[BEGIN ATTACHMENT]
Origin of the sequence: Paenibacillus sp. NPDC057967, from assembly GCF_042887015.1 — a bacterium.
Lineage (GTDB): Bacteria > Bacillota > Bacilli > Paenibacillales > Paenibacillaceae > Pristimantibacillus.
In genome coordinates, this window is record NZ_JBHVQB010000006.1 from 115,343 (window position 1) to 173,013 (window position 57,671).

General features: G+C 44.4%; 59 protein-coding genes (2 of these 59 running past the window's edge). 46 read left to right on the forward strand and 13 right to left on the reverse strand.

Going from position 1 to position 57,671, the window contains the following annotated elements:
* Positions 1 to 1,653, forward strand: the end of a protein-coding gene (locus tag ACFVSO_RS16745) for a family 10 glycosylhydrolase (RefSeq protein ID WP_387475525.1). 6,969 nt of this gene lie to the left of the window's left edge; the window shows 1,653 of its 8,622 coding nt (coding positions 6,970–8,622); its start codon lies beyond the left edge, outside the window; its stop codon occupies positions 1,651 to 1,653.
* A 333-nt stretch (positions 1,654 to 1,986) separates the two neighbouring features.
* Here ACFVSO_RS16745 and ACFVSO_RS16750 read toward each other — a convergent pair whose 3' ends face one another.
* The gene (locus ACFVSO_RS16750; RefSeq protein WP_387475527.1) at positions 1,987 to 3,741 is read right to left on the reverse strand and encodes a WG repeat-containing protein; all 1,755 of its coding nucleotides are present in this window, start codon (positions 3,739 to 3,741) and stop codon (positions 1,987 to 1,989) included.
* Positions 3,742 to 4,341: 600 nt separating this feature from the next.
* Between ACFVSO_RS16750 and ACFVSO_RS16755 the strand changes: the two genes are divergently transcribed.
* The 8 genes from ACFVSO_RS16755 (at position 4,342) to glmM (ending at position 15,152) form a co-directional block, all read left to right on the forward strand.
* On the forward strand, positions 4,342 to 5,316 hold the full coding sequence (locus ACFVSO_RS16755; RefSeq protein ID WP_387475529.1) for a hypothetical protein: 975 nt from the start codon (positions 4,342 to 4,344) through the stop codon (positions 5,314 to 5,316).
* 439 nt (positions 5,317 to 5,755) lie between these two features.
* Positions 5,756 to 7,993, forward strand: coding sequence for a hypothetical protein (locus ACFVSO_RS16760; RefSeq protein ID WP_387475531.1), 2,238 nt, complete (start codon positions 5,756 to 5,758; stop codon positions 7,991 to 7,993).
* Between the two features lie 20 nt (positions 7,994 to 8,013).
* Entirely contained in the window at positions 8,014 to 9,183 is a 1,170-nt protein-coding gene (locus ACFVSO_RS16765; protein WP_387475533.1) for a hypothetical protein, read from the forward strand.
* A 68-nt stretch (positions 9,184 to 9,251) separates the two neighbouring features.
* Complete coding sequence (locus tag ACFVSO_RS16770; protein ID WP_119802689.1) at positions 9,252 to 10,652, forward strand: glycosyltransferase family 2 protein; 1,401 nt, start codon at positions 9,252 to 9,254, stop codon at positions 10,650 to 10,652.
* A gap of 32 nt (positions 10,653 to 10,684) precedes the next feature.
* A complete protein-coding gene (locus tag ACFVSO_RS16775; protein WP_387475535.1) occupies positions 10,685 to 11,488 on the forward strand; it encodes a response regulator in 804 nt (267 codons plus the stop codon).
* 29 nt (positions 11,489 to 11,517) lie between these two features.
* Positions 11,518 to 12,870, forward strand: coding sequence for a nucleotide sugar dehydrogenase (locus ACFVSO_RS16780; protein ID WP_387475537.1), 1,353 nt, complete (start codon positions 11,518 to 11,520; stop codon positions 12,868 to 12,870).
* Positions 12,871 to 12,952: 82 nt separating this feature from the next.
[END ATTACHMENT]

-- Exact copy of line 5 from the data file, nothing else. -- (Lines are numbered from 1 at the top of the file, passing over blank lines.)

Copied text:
Going from position 1 to position 57,671, the window contains the following annotated elements: